The line to get stuff signed formed right where we were standing, so it took us a few minutes to press against the surge of Signature Wanting humanity to leave. I took this picture before we headed downstairs -- the line snaked back far beyond where you can see here. I wonder if he got a hand cramp?

fiction new arrivals

After the reading we wandered downstairs and did a little browsing/shopping. Anonymous T. bought a pre-autographed copy of Chabon's book rather than wait in the hideous line. Since there was an Actual Disturbance in the Green Room (security was ejecting a man who did not wish to go, something I've never seen happen there before), I felt unusually free to snap photos since the attention was all on Recalcitrant Guy. This shelf of 100 New Arrivals is near the entrance to the Blue Room. (I love how all the rooms are named by color -- it makes me think of the game Clue or the Andrew Lang fairy books.) Anyway -- Chabon reading was a Good One. Next on the agenda is Daniel Handler in conversation with Colin Meloy. I'm sure there will be parts I love and parts so unbearably precious and arch my Rant Mechanism will be triggered for a week. I can hardly wait!
8 comments on "fights like Anne Rice"
  1. Interesting that we had the same reaction to Annoying Photo Man - that M.Chabon was "gracious" - or wait, did we actually talk about that?

  2. I think, Anonymous T, that this means he's empirically gracious! Or maybe we did talk about it. there was so much skull ring/unicorn ring/ OMG TALL GUY/ the sun is shining excitement that it's a blur.

    Thank you so much for letting me be part of your Chabon posse! Do you want to come out to beaverton to see handler/ meloy?

    (p.s. I am sad that I didn't think to call Jim Mr. Anonymous T until just this very moment. We could call him Mr. T for short and he could pity all us fools.)

  3. "Mr. Anonymous T" Ha! I love it! We will have to involve him in some escapade so he can appear here that way.

    When is the Handler/Meloy event?

    I read on Ayelet Waldman's booklog that one night she and he had a crowd of 1900 at a "discussion event" and just a few nights later she had only TWO at her solo reading. She needs to come to Powell's - we could form the Chabon-Waldman posse. Of course, this is only on the condition that no "Mommy/Nanny Mysteries" are being promoted, yes?

  4. Handler/ Meloy = sunday the 20th at 5pm in Beaverton. Yes, Beaverton. sigh.

    I think with Mr. Anonymous T by your side, you can make up any kind of posse that you like! I would happily attend a Waldman event, but must confess that I haven't read any of her stuff other than what she does for Salon. (which I admire for its unpopular but unflinching honesty.) It's those Mommy Track books! I can't stand the series title. (do not get me started on mysteries solved by cats or cupcakes.) I try not to get wound up by just the NAME of something, because yeah, that's pretty stupid, but some words and names are just more than I can take. If I think about it much, everything goes red and I wake up hours later with berserker-rage hangover and mysterious not-my-blood bloodstains that are hard to get out.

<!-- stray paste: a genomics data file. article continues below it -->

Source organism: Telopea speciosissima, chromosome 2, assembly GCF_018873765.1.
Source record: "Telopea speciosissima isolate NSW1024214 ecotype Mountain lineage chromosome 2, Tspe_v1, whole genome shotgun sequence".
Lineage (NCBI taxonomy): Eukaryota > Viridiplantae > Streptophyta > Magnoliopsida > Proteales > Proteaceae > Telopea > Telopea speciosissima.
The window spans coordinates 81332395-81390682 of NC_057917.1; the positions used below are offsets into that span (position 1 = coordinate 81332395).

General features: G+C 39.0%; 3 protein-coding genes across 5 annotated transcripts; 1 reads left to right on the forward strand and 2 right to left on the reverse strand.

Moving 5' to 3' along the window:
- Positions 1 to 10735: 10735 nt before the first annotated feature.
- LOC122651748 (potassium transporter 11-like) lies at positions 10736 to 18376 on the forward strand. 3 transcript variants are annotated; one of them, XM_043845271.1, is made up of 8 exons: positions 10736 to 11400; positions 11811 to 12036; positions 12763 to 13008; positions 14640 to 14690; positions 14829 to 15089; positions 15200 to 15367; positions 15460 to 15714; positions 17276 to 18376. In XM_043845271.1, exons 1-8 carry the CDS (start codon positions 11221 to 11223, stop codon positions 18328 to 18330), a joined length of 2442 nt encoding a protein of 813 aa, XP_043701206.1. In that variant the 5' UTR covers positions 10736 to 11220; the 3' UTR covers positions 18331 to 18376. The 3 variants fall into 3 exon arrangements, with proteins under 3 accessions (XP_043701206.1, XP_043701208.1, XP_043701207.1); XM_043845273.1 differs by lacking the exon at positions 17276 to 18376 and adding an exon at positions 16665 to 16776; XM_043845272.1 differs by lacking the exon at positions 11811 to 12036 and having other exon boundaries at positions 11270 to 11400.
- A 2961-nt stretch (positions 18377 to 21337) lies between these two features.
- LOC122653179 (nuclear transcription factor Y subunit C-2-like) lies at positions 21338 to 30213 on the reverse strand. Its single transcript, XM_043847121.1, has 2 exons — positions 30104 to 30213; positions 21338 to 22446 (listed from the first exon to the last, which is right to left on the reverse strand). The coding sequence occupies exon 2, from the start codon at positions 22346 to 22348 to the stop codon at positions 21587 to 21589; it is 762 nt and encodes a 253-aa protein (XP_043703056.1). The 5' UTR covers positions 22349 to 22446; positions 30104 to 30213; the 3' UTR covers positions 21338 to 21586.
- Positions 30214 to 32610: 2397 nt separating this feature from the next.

5. Thanks for the report -- further proof that Mr. Chabon is a mensch (I had a similar Good Experience hearing him read many years ago, circa "Wonder Boys" -- and when I e-mailed him congrats on the day he won the Pulitzer for "Kavalier" he ACTUALLY WROTE BACK!!!).

  6. Hearing all this talk of the new Chabon release makes me a little sad…

    A year ago, I would have been thrilled and probably obtained an advanced reading copy and no doubt attended a book signing. He’s been my “favorite” author since I first read his debut novel THE MYSTERIES OF PITTSBURGH back in the early 90s.

    But I can no longer support the work of an author who has no regard for the story and characters that put him on the literary map.

    In case you haven’t heard, there’s a film version of MOP coming out later this year… Written and directed by the guy who brought us DODGEBALL, in which he’s CHANGED 85% of Chabon’s original story.

    And the sad part is… Michael Chabon himself APPROVED of the script! WHY would he do this? I can only think of one possible answer: $$

    If you are a Chabon fan, esp MOP, I suggest you do NOT see this movie. You will be sadly disappointed at the COMPLETE removal of the gay character, Arthur Lecomte, and the fabrication of a romantic love triangle between Art Bechstein, Jane Bellwether, and a bi-sexual Cleveland Arning. And really, what is MOP without the presence of Phlox Lombardi? Alas, she’s barely in it.

  7. Um, well, the last entry was pretty heavy but sincere. I would like to say something else...I cried watching The GG's the other night. Not because it was overly sad but because it was the end.

  8. Mernitman, I love that story!

    Franq, it's clear you feel very passionately about the adaptation of Mysteries of Pittsburgh. I haven't read it, but with other book/movie adaptations I've found it best to look at it as a separate entity-- especially with something you love as much as you obviously love MOP. You'll always have the novel, and maybe the movie won't be as bad as you imagine. (although I realize you won't be seeing it.) As for Chabon making some money -- I don't have a problem with that.

    BBD -- ME TOO!